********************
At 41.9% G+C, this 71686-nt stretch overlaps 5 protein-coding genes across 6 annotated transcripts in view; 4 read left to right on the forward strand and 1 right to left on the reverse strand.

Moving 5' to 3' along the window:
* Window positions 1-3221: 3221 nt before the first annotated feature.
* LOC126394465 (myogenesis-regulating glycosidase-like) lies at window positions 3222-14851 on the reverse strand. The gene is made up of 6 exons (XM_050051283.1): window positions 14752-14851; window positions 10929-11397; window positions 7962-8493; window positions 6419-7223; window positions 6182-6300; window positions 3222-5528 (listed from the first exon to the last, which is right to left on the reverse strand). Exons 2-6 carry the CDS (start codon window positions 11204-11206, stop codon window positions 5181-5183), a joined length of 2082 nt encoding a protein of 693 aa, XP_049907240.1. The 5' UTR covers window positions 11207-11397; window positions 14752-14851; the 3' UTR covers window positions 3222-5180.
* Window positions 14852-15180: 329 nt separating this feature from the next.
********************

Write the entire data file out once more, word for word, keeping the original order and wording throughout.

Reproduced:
At 41.9% G+C, this 71686-nt stretch overlaps 5 protein-coding genes across 6 annotated transcripts in view; 4 read left to right on the forward strand and 1 right to left on the reverse strand.

Moving 5' to 3' along the window:
* Window positions 1-3221: 3221 nt before the first annotated feature.
* LOC126394465 (myogenesis-regulating glycosidase-like) lies at window positions 3222-14851 on the reverse strand. The gene is made up of 6 exons (XM_050051283.1): window positions 14752-14851; window positions 10929-11397; window positions 7962-8493; window positions 6419-7223; window positions 6182-6300; window positions 3222-5528 (listed from the first exon to the last, which is right to left on the reverse strand). Exons 2-6 carry the CDS (start codon window positions 11204-11206, stop codon window positions 5181-5183), a joined length of 2082 nt encoding a protein of 693 aa, XP_049907240.1. The 5' UTR covers window positions 11207-11397; window positions 14752-14851; the 3' UTR covers window positions 3222-5180.
* Window positions 14852-15180: 329 nt separating this feature from the next.